Find this Story

Print, a form you can hold

Wireless download to your Amazon Kindle

Look for a summary or analysis of this Story.

Enjoy this? Share it!

Lorelei
by [?]

“Ich weiss nicht, was soll es bedeuten,
Dass ich so traurig bin;
Ein Maerchen aus alten Zeiten,
Das kommt mir nicht aus dem Sinn.

* * * * *

Die schoenste Jungfrau sitzet
Dort oben wunderbar,
Ihr gold’nes Geschmeide blitzet,
Sie kaemmt ihr gold’nes Haar.

Sie kaemmt es mit gold’nem Kamme,
Und singt ein Lied dabei;
Das hat eine wundersame,
Gewaltige Melodei.”

Heine.

In every land, North and South, East and West, from sea to sea, myth and legend hand down to us as cruel and malignant creatures, who ceaselessly seek to slay man’s body and to destroy his soul, the half-human children of the restless sea and of the fiercely running streams.

In Scotland and in Australia, in every part of Europe, we have tales of horrible formless things which frequent lonely rivers and lochs and marshes, and to meet which must mean Death. And equal in malignity with them, and infinitely more dangerous, are the beautiful beings who would seem to claim descent from Lilith, the soulless wife of Adam.

Such were the sirens who would have compassed the destruction of Odysseus. Such are the mermaids, to wed with one of whom must bring unutterable woe upon any of the sons of men. In lonely far-off places by the sea there still are tales of exquisite melodies heard in the gloaming, or at night when the moon makes a silver pathway across the water; still are there stories of women whose home is in the depths of the ocean, and who come to charm away men’s souls by their beauty and by their pitiful longing for human love.

Those who have looked on the yellow-green waters of the Seine, or who have seen the more turbid, more powerful Thames sweeping her serious, majestic way down towards the open ocean, at Westminster, or at London Bridge, can perhaps realise something of that inwardness of things that made the people of the past, and that makes the mentally uncontrolled people of the present, feel a fateful power calling upon them to listen to the insistence of the exacting waters, and to surrender their lives and their souls forever to a thing that called and which would brook no denial. In the Morgue, or in a mortuary by the river-side, their poor bodies have lain when the rivers have worked their will with them, and “Suicide,” “Death by drowning,” or “By Misadventure” have been the verdicts given. We live in a too practical, too utterly common-sensical age to conceive a poor woman with nothing on earth left to live for, being lured down to the Shades by a creature of the water, or a man who longs for death seeing a beautiful daughter of a river-god beckoning to him to come where he will find peace everlasting.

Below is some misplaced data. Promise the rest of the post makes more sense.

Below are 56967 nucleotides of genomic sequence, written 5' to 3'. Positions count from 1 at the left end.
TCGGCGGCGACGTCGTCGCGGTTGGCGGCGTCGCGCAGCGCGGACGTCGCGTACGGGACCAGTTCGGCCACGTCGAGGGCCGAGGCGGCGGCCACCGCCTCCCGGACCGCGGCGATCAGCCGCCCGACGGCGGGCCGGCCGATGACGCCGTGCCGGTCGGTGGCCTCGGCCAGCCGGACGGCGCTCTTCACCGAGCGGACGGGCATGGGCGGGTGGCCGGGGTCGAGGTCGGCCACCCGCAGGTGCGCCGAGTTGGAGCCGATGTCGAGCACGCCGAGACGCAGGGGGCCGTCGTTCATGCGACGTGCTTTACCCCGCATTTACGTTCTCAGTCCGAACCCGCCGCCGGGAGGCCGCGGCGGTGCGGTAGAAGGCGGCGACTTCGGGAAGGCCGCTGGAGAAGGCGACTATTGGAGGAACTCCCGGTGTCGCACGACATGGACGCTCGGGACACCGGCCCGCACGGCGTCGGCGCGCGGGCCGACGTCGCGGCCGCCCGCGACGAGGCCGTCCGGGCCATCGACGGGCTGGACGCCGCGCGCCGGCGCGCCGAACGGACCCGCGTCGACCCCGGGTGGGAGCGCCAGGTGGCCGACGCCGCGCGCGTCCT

Yet ever we war with the sea. All of us know her seductive charm, but all of us fear her. The boundary line between our fear of the fierce, remorseless, ever-seeking, cruel waves that lap up life swiftly as a thirsty beast laps water, and the old belief in cruel sea-creatures that sought constantly for the human things that were to be their prey, is a very narrow one. And once we have seen the sea in a rage, flinging herself in terrible anger against the poor, frail toy that the hands of men have made and that was intended to rule and to resist her, foaming and frothing over the decks of the thing that carries human lives, we can understand much of the old pagan belief. If one has watched a river in spate, red as with blood, rushing triumphantly over all resistance, smashing down the trees that baulk it, sweeping away each poor, helpless thing, brute or human, that it encounters, dealing out ruin and death, and proceeding superbly on to carry its trophies of disaster to the bosom of the Ocean Mother, very easy is it to see from whence came those old tales of cruelty, of irresistible strength, of desire.